pan·​op·​tic ˌpa-ˈnäp-tik How to pronounce panoptic (audio)
: being or presenting a comprehensive or panoramic view
a panoptic view of the city

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Panoptic Has Greek Origins

The establishment of panoptic in the English language can be attributed to two inventions known as panopticons. The more well-known panopticon was conceived by the English philosopher Jeremy Bentham in 1787. Bentham’s panopticon was a circular prison with cells arranged around a central tower from which guards could see the inmates at all times. The other panopticon, also created in the 18th century, was a device containing pictures of attractions, such as European capitals, that people viewed through an opening. Considering the views that both inventions gave, it is not hard to see why panoptic (a word derived from Greek panoptēs, meaning "all-seeing") was being used by the early 19th century.

Examples of panoptic in a Sentence

Recent Examples on the Web Cheeky or humble, a name like Tiny Universe belies the wide cosmology above Karl Denson, a panoptic saxophonist and bandleader at home in any constellation of the blues – whether abreast of Lenny Kravitz and The Rolling Stones, or as helmsman of his own vessel. Nathan Rizzo | For The Oregonian/oregonlive, oregonlive, 5 Jan. 2022 There the internet became mandatory and panoptic. 1843, 19 June 2020 Visitors to this point of gathering and reflection would have panoptic views of the city, with Dealey Plaza and the downtown skyline in one direction and the future Trinity park in the other. Mark Lamster, Reimagining Dealey: We asked a team of leading designers to redesign one of Dallas' most significant spaces, 20 Oct. 2022 The panoptic awareness created by virality is an Eye of Sauron, a lidless and unceasing glare that will follow you to the ends of the earth. WIRED, 1 Dec. 2022 This was hardly the first significant English poetry anthology, but Quiller-Couch’s attempt to go panoptic, to view with clarity two-thirds of a millennium of verse, pointed to something new. Brad Leithauser, WSJ, 12 Aug. 2022 Browne studies how surveillance technologies have objectified, categorized, and repressed black people, from the panoptic slave ships of the Middle Passage to modern policing tools deployed against protesters. Sidney Fussell, Wired, 19 June 2020 The pressures of anchoring a hit show compelled McGoohan to conjure a panoptic resort/prison for priceless intelligence assets called The Village, and cult history was made. Scott Thill, WIRED, 24 July 2009 See More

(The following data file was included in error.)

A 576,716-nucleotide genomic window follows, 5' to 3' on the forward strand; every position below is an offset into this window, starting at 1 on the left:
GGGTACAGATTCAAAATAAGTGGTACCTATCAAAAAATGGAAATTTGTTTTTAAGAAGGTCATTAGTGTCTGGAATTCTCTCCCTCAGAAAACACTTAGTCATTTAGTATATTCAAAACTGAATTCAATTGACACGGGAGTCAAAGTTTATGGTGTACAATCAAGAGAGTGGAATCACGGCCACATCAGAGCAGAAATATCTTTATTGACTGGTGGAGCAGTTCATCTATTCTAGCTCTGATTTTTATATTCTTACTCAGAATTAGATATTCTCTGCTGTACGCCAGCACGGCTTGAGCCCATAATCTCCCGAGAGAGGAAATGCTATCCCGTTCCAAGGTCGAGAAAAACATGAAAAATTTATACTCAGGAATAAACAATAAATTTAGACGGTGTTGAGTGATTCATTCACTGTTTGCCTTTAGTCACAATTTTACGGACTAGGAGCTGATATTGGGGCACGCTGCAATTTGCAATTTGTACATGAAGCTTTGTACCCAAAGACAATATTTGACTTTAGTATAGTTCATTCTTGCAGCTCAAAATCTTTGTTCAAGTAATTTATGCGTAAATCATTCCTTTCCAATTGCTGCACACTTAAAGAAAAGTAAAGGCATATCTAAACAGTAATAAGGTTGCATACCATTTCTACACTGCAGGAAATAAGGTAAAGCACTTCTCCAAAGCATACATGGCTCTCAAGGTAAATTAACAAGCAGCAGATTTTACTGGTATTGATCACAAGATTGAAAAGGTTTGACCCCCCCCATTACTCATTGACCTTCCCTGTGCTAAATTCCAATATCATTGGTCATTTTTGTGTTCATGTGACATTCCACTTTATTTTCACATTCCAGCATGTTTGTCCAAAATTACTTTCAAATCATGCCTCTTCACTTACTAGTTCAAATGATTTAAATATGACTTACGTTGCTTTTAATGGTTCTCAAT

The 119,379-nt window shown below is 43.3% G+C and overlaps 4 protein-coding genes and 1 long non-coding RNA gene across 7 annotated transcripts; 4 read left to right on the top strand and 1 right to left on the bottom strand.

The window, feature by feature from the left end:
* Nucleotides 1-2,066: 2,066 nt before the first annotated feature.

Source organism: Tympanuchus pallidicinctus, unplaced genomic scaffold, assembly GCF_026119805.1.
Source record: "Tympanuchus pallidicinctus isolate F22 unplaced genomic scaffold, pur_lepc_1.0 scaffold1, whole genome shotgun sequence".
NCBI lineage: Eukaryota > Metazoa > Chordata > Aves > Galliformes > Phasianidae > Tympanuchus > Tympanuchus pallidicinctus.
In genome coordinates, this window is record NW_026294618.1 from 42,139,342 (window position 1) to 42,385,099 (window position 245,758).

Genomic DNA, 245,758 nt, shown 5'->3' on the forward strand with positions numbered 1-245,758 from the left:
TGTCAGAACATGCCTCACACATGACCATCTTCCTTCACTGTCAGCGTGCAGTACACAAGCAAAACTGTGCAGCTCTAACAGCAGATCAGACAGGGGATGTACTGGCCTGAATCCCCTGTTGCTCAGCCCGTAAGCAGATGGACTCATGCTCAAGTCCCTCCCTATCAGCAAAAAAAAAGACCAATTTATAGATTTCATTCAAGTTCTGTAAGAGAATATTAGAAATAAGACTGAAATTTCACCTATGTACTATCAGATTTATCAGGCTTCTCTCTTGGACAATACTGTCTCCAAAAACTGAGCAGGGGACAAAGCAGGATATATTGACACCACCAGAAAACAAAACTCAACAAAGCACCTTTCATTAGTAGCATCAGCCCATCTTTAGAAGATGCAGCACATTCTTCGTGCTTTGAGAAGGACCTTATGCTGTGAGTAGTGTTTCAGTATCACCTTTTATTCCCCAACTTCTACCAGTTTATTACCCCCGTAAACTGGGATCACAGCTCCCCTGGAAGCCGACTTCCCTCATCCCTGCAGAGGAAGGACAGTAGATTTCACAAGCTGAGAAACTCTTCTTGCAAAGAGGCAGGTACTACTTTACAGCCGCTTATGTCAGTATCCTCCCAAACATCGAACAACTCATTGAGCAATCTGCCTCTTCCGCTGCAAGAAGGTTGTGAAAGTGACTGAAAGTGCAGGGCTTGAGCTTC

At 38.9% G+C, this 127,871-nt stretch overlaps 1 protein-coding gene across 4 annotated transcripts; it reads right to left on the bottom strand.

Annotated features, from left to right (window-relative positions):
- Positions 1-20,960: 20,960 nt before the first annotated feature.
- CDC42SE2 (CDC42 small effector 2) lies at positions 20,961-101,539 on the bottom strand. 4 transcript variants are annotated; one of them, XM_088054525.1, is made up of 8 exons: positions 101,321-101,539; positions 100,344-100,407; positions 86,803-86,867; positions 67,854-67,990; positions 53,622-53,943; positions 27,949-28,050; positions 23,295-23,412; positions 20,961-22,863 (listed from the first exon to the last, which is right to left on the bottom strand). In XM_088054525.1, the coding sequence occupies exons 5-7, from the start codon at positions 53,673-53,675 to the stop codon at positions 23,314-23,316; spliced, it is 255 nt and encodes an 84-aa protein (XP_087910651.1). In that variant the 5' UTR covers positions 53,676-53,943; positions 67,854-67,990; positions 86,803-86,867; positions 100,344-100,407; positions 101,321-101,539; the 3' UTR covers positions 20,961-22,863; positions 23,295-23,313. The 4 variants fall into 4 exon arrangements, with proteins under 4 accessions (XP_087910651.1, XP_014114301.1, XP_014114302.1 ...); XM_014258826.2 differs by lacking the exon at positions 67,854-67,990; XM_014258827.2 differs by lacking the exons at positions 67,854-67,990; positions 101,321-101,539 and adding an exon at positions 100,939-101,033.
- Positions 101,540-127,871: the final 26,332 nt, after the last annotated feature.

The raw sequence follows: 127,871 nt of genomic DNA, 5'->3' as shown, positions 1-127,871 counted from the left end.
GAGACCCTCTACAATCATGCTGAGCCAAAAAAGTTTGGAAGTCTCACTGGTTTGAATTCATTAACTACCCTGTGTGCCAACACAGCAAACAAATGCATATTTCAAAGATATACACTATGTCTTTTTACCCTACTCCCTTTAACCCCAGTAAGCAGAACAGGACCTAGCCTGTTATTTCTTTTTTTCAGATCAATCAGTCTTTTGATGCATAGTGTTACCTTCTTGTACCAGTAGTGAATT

These examples are programmatically compiled from various online sources to illustrate current usage of the word 'panoptic.' Any opinions expressed in the examples do not represent those of Merriam-Webster or its editors. Send us feedback about these examples.

Word History


Greek panoptēs all-seeing, from pan- + opsesthai to be going to see — more at optic

First Known Use

1826, in the meaning defined above

Time Traveler
The first known use of panoptic was in 1826


Dictionary Entries Near panoptic

Cite this Entry

“Panoptic.” Dictionary, Merriam-Webster, Accessed 3 Oct. 2023.

Medical Definition


pan·​op·​tic (ˈ)pan-ˈäp-tik How to pronounce panoptic (audio)
: permitting everything to be seen
microscopic study of tissues treated with a panoptic stain

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